I have a follow up question on the events. Not sure if you can answer.
Probably, not but we’ll give it a shot.
You mentioned on the Legends Cast podcast that there are talks about events that would include decks that aren’t legal on ladder. Is that referring specifically to the idea of introducing formats and rotation, or four-color events?
If we’re running an event system, the goal is that we can really sort of adjust it however we want. If we want to run a pauper event with commons and rares only, we can do that. If we want to run an event where only certain sets are legal, we can do that. That wouldn’t be a full-blown rotation, that would only be available for a weekend or a week-long event. But it could be cool to sort of simulate and test the waters to see how different card sets interact. It could even be something like you can only use Isle of Madness, Dark Brotherhood and Houses of Morrowind cards. That would be a wacky format that I don’t think anyone’s ever tested before because the sets are so wildly different. So there could be a lot of different things and design wants to see and it’ll be cool to see how players adapt. But that wouldn’t translate to the official ladder.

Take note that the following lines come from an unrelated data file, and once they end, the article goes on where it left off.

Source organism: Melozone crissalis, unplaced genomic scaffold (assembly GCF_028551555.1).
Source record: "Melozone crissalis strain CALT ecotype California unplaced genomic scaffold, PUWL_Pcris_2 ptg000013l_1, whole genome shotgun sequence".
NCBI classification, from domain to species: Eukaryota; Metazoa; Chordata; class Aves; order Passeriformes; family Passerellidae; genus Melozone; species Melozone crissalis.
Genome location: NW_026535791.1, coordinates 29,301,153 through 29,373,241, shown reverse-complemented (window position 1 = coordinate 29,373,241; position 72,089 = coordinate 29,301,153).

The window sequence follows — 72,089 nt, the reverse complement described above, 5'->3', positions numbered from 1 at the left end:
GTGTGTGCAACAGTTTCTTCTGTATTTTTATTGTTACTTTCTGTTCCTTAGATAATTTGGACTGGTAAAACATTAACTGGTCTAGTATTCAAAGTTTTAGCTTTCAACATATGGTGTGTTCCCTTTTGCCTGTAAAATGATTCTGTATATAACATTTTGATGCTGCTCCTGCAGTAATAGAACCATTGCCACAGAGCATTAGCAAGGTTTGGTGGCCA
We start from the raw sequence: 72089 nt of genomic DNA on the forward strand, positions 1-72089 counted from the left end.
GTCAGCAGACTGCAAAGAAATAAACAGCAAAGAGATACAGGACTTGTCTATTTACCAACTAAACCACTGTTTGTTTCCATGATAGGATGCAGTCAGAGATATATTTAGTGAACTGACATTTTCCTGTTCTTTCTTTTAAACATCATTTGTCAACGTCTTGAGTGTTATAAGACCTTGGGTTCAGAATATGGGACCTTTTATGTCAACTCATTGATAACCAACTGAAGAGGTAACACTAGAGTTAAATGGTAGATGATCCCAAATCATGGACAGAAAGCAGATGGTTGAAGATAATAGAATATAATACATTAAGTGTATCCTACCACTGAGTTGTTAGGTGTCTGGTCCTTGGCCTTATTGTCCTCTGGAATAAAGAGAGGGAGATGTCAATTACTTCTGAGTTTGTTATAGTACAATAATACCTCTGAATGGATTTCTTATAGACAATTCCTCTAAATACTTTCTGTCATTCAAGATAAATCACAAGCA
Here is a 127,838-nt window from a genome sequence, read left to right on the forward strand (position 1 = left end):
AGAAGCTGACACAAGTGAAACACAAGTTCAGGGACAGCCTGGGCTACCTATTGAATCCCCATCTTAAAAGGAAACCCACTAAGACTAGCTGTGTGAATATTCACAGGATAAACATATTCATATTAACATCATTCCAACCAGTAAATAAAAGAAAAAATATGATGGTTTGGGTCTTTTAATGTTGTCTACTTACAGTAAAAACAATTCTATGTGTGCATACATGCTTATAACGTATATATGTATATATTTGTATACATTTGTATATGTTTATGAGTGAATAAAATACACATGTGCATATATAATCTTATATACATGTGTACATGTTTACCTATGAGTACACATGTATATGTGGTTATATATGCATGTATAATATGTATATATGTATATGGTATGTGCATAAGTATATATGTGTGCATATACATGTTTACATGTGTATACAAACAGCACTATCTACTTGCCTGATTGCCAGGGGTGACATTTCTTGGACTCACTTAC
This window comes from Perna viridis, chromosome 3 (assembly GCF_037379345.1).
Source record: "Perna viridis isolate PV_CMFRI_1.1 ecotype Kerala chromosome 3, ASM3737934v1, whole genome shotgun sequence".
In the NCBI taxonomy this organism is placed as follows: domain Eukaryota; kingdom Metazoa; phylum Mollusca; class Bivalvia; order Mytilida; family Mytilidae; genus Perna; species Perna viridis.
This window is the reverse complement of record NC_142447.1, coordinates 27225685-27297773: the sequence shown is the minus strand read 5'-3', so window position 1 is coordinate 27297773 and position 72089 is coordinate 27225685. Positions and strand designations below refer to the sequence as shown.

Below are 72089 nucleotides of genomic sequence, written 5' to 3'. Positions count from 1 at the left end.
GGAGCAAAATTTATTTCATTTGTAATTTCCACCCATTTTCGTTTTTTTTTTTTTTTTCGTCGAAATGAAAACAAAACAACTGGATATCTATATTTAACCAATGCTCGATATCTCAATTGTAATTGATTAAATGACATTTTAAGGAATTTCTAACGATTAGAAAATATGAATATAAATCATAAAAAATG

If you were God of Bethesda, what three changes would you make for TESL specifically?
Well, I mean if I were God of Bethesda, I would ask the design team what they want, and give them their wishes for Legends, I think. Oh, also I’d keep stocking Quest bars in our kitchen. They always run out and it’s super-annoying and I need them.
You also mentioned in the past that you’ve had a small hand in pushing cards so that they see play. You mentioned Spawnmother?
I just fell in love with that little mother. It was so bad at five cost. I don’t usually do this, but we were at a design summit talking about the cards and it was really important that Isle of Madness did pretty well, because it was so long since the last expansion and I just zeroed in on Spawn Mother, like “this card should be better than Imperial Siege Engine”. So they made it happen for me.